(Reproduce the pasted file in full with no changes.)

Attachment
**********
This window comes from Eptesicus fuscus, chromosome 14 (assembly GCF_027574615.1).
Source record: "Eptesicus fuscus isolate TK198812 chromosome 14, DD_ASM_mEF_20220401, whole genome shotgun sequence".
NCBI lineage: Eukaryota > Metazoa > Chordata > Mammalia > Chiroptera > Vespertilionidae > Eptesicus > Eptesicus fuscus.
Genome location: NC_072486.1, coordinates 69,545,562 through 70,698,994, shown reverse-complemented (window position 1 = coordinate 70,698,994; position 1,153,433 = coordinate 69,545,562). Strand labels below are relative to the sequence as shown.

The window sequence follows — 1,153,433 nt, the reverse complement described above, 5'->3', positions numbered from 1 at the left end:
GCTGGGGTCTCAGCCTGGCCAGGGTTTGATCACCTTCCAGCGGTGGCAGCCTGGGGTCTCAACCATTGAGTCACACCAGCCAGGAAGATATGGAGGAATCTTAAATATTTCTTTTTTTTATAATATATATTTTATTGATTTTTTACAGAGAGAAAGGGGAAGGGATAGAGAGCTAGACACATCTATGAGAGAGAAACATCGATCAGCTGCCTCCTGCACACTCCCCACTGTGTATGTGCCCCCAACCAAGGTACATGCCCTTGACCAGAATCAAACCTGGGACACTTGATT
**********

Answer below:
This window comes from Eptesicus fuscus, chromosome 14 (assembly GCF_027574615.1).
Source record: "Eptesicus fuscus isolate TK198812 chromosome 14, DD_ASM_mEF_20220401, whole genome shotgun sequence".
NCBI lineage: Eukaryota > Metazoa > Chordata > Mammalia > Chiroptera > Vespertilionidae > Eptesicus > Eptesicus fuscus.
Genome location: NC_072486.1, coordinates 69,545,562 through 70,698,994, shown reverse-complemented (window position 1 = coordinate 70,698,994; position 1,153,433 = coordinate 69,545,562). Strand labels below are relative to the sequence as shown.

The window sequence follows — 1,153,433 nt, the reverse complement described above, 5'->3', positions numbered from 1 at the left end:
GCTGGGGTCTCAGCCTGGCCAGGGTTTGATCACCTTCCAGCGGTGGCAGCCTGGGGTCTCAACCATTGAGTCACACCAGCCAGGAAGATATGGAGGAATCTTAAATATTTCTTTTTTTTATAATATATATTTTATTGATTTTTTACAGAGAGAAAGGGGAAGGGATAGAGAGCTAGACACATCTATGAGAGAGAAACATCGATCAGCTGCCTCCTGCACACTCCCCACTGTGTATGTGCCCCCAACCAAGGTACATGCCCTTGACCAGAATCAAACCTGGGACACTTGATT